6. Resist temptation to let too many people in.

If your writing goes well, people may want to meet you. They could want to buy you drinks, give you free tickets to an opening. Don’t say yes. While most people are honest in their intentions, some are not. And even the ones who are may not have taken the security you have to keep your details safe. Remember, no one is as interested in protecting your anonymity as you will be.

Friends and family were almost all unaware of my secret – both the sex work and the writing. Even my best friend (A4 from the books) didn’t know.

I met very few people “as” Belle. There were some who had to meet me: agent, accountant, editor. I never went to the Orion offices until after my identity became known. I met Billie Piper, Lucy Prebble, and a couple of writers during the pre-production of Secret Diary at someone’s house, but met almost no one else involved with the show. Paul Duane and Avril MacRory met me and were absolutely discreet. I went to the agent’s office a few times but never made an appointment as Belle or in my real name. Most of the staff there had no idea who I was. Of these people who did meet me almost none knew my real name, where I lived, where I was from, my occupation. Only one (the accountant) knew all of that – explained below under point 9. And if I could have gotten away with him never seeing a copy of my passport, I damn well would have done.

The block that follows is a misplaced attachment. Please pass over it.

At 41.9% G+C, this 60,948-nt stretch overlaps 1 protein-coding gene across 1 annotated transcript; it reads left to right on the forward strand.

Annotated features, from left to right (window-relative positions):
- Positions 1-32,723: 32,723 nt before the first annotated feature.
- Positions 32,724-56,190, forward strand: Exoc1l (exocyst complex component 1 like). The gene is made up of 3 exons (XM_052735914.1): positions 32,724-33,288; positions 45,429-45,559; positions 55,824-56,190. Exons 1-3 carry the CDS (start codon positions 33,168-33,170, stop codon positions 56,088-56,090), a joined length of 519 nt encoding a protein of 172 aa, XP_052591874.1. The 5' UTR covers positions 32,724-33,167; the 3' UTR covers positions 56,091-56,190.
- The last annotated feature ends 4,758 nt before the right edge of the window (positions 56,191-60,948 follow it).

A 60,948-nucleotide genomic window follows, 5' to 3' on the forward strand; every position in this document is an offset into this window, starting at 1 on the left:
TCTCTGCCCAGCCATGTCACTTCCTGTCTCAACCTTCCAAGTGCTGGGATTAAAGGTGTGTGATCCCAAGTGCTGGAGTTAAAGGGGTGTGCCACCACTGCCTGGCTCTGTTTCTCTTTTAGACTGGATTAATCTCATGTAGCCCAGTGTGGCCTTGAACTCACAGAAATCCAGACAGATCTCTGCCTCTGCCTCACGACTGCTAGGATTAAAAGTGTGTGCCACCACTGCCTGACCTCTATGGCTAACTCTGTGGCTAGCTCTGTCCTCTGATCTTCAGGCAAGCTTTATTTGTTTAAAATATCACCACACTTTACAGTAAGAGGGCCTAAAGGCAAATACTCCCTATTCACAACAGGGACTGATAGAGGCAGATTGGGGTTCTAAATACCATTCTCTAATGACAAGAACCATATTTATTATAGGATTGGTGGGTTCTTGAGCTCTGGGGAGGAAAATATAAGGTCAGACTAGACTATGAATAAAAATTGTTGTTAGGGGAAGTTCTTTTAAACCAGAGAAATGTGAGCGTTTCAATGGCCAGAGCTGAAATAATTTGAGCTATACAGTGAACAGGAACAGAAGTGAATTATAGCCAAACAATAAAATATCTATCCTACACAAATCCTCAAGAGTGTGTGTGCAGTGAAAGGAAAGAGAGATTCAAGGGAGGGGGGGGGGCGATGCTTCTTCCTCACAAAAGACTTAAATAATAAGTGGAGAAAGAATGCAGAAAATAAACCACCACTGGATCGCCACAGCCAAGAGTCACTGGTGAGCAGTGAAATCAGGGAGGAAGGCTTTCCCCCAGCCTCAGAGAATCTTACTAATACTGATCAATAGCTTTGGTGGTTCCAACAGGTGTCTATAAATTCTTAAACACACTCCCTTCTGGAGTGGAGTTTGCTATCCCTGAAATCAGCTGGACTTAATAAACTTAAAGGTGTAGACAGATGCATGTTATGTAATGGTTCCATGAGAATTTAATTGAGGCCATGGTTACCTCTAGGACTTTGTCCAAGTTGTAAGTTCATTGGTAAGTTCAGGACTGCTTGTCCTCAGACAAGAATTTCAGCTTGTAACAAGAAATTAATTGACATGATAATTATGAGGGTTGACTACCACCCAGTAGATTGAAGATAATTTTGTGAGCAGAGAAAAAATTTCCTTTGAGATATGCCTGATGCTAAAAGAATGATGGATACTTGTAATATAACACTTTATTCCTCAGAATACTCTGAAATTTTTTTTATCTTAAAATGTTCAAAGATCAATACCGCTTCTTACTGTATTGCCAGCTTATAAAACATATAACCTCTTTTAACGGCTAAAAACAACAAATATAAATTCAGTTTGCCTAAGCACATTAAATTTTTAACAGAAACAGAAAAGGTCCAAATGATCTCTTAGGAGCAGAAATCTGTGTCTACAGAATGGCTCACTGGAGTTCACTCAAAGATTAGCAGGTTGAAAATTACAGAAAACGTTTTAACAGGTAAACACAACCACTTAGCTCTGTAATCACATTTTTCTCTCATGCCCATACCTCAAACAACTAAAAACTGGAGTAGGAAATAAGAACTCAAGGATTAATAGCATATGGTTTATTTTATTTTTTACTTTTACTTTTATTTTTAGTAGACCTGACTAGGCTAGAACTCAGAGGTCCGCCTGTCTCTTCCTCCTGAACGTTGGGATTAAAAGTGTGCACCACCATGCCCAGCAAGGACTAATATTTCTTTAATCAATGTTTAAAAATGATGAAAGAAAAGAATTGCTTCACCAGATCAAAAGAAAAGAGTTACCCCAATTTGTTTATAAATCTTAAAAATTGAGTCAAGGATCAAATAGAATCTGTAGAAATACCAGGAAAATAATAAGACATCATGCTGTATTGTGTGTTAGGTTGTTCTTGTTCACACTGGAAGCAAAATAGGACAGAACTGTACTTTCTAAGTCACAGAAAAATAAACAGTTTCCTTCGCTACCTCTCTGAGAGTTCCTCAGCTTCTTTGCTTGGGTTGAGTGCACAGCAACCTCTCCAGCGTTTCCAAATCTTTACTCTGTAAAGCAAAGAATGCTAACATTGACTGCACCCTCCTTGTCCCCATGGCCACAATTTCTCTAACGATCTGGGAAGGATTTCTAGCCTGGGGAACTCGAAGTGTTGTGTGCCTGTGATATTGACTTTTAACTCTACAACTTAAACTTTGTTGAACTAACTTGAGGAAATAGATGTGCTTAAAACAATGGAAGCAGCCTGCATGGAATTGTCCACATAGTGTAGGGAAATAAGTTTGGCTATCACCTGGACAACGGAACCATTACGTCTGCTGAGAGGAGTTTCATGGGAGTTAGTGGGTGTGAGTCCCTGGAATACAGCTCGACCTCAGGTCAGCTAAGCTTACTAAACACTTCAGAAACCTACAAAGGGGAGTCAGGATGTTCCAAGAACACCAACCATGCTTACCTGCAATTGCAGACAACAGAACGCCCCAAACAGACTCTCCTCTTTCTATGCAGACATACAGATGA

The idea was that if people don’t know anything they can’t inadvertently give it away. I know that all of the people listed above were absolutely trustworthy. I still didn’t tell them anything a journalist would have considered useful.

When I started blogging someone once commented that my blog was a “missed opportunity” because it didn’t link to an agency website or any way of booking my services. Well, duh. I didn’t want clients to meet me through the blog! If you are a sex worker who wants to preserve a level of pseudonymity and link your public profile to your work, Amanda Brooks has the advice you need. Not me.